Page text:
Just a few images from nature to lift our spirits at this time of anxiety and fear for many during the UK Lockdown. The streets and lanes are quiet and dreamlike with just a few people taking their one piece of exercise a day during this Covid 19 crisis. These photos were taken in the Spinney, not far from our home. The bluebells are appearing earlier than usual. May this be a sign of hope not too far ahead.
I’m pleased to announce I have a new book coming out soon, this time non-fiction.
It will be a short one, 100 pages, and will be available in paperback as well as an ebook.
I’ve written it for all those who’d love to know about the process of writing novels: whether they be aspiring writers, or simply keen readers who are curious about how novelists think up their ideas and go about creating fiction from them.
Here’s a taste of some of the topics I’ll cover in the course of the book:
- Universal themes in fiction
- Strategies to develop creative and imaginative writing
- How to create a novel that your readers won’t want to put down
- Three tips for creative works of realistic fiction
- How to know which point of view to use in a story
- How to develop villainous characteristic traits in your writing
- How can Carl Jung’s theory of archetypes help you in your creative writing?
- Inspiration for creative writers from artists
- Suggestions for writing the end of a novel
- Always on the outside looking in – does a bestselling novelist have a lesson to teach aspiring writers?
Each topic has a chapter to itself, and the book contains 33 chapters.
Here’s the blurb to whet your appetite:
How do you find courage and motivation when your novel sinks in the middle?
How do you stay focused as a writer despite all the setbacks and disappointments?
How can great artists, musicians and psychologists give you inspiration?
You’ll find the answer to these questions and many others in this book. SC Skillman offers deep insight into the faith and hope that is vital for one who walks the perilous path into the ‘promised land’ of the writing profession.
More soon when I’ll let you know the title and give you the cover reveal!
This is the story of how three young women – Anka, Rachel and Priska – hid their pregnancies from Dr Josef Mengele on the ramp at Auschwitz, and went on to suffer in the concentration camps and give birth to their babies just before Liberation in April 1945. All three of those babies then met for the first time at the age of 65 and became very close because of the astonishing similarity of circumstances in which they had been born.
I’ve read several books about and by Holocaust survivors, and yet each time I read the detailed account of an individual’s experiences I feel the horror afresh. This account, brilliantly told by Wendy Holden, spares none of the terrible details; the one thing that keeps you going, as the reader, through the grotesque inhumanity of the Nazis, is the knowledge that “this story is only being told because the three women and their babies survived.”
As survivor Esther Bauer put it: “The first twenty years we couldn’t talk about it. For the next twenty years no-one wanted to hear about it. Only in the next twenty years did people start asking questions.”
When reading these books I have two immediate responses. One is to try to imagine how I would have coped with those kind of circumstances, and how I would have behaved. The second response is always to ask what this tells us about the nature of human beings, of good and evil, hope and despair.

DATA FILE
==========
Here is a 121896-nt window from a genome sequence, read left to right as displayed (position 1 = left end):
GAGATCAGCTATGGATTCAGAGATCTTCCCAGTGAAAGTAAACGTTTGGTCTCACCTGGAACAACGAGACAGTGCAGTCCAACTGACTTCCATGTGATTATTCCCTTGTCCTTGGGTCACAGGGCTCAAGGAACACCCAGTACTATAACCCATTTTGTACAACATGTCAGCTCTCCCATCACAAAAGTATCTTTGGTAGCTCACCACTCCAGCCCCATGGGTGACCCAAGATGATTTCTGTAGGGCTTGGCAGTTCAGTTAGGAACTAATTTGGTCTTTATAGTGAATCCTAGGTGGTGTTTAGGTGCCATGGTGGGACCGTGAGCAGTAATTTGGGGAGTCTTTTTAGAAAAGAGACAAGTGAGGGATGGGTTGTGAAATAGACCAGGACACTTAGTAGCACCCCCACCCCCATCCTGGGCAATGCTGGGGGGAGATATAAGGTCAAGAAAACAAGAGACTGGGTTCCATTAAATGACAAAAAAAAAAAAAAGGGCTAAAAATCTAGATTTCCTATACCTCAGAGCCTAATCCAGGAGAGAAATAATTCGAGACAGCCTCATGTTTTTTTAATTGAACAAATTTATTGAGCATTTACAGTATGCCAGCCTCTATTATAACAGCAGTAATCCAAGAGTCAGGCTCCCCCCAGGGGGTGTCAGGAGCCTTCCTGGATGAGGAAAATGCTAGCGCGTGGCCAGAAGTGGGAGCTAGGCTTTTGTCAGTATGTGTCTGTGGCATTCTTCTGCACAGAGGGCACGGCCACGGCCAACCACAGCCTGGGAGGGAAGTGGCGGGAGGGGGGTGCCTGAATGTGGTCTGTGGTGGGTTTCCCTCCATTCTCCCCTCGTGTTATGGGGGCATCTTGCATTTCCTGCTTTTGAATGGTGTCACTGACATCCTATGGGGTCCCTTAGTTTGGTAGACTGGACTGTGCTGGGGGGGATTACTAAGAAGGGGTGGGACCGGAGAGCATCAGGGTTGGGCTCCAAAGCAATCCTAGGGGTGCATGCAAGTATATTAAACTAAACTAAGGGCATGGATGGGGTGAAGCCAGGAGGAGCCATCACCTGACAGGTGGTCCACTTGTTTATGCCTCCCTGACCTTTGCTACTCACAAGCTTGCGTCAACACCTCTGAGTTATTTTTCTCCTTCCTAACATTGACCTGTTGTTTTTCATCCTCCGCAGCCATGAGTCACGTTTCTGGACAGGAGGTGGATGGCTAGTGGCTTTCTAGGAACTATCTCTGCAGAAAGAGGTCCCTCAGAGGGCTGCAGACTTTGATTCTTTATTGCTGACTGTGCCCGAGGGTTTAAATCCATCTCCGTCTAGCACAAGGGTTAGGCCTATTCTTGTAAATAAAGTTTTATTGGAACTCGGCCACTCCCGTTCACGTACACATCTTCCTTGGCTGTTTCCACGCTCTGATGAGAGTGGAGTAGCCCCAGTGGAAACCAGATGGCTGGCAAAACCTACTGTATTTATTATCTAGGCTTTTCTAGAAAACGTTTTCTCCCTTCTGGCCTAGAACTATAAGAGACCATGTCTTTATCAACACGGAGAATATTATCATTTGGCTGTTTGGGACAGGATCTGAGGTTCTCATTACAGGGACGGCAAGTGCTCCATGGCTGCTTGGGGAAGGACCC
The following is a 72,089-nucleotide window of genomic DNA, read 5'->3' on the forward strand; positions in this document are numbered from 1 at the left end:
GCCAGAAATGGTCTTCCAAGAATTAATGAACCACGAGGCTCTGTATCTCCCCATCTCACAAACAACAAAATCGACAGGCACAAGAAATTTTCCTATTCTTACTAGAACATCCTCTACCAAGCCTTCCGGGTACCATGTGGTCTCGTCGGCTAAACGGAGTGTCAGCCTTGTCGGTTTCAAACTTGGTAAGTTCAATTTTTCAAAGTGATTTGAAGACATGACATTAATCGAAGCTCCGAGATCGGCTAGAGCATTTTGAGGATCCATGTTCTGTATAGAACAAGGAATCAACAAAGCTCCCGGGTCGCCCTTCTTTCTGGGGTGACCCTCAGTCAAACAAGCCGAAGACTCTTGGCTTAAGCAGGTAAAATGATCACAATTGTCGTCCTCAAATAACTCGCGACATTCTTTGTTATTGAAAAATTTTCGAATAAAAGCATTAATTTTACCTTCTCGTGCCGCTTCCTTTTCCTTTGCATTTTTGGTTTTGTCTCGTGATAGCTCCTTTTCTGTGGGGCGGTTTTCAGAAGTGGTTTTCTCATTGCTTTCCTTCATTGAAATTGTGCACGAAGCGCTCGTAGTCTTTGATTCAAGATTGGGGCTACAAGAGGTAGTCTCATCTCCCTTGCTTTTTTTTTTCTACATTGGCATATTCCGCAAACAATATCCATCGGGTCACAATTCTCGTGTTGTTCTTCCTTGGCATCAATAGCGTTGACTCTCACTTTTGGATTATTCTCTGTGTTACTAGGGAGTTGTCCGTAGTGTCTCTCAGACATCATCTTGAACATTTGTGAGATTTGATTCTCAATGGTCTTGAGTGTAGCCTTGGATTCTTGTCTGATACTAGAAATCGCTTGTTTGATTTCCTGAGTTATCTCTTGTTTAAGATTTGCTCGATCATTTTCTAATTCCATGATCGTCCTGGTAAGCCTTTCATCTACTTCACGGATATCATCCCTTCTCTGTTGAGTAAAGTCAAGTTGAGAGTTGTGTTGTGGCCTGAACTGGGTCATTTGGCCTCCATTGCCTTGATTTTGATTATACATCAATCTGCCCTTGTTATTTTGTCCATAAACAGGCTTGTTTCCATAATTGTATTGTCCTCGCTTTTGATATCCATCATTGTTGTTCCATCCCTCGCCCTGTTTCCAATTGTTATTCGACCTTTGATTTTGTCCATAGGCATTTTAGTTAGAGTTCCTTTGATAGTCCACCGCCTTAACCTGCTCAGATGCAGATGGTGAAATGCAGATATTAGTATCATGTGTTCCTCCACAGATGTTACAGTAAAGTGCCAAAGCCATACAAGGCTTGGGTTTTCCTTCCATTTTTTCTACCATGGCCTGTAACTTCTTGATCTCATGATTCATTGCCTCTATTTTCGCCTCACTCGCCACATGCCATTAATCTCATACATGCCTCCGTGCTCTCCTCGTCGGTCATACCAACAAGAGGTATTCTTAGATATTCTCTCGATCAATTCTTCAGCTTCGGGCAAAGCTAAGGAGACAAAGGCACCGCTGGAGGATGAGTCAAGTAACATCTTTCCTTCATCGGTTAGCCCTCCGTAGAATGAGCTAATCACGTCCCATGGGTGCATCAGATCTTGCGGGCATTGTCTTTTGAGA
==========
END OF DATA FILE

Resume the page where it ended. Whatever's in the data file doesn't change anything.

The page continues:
This time, I had the following thought:
The essential requirement for “hope” seems to be “macro” thinking. For many of us, when life’s “normal” we live our little lives with our small goals. But when Force Majeure intervenes, throwing us into a survival situation – be that earthquake, tsunami, terrorist atrocity, or Nazi Holocaust – our goals shift from “micro” thinking to “macro” thinking, at the point where lives and hopes and dreams are torn apart – a shift takes place. A new goal replaces the old: to survive; or to know that your story might be known in the future. And these three women would have hoped that their as yet unborn babies would be the living embodiment of that.
I was pleased to see Austria’s win in the Eurovision Song contest 2014. Not only was there the pleasure in seeing a country win that had not seen success at Eurovision for 49 years, but also I thought it a genuinely good song, performed beautifully by Conchita Wurst who has a wonderful voice.
The standard this year was very high and I enjoyed several of the songs and performers. I don’t judge by politics, but by the performance alone, and the performances submitted by Russia and Ukraine were amongst those I personally believed to be the best. The current political situation between those two countries, to me, was irrelevant to the criteria for choice.
Many people love the Eurovision Song Contest, for different reasons; but I hope we have seen signs this year that we may be moving in the direction of valuing talented performers and high quality songs for their own sake alone.
We love listing “The 50 Top … Films, Books, Magic Tricks, Comedians”, etc. etc.
And a list of the top films will always change from year to year. But to my mind, The Shawshank Redemption makes the top of the list. And I saw it again very recently on TV.
I watched it for the first time several months ago when I borrowed it from LoveFilm. Having visited Aberystwyth University Film Studies Department with my daughter during an Open Day in 2012, I heard the Film Studies lecturer list those films which are considered “the best ever made” or absolute must-see films for those who are serious about film.
So I dutifully added those films to my LoveFilm list.
And that’s how I came upon The Shawshank Redemption.
And this is why I consider it justly deserving of the title ‘best movie ever made.’
Its themes are of profound relevance to our lives:
The importance of:
keeping faith; having patience; strategic long term planning; a long term plan of action; perseverance; loyalty; hope; persistence; calm forbearance under ill treatment and suffering.
I believe we can find in The Shawshank Redemption a metaphor for all that’s truly important in this life.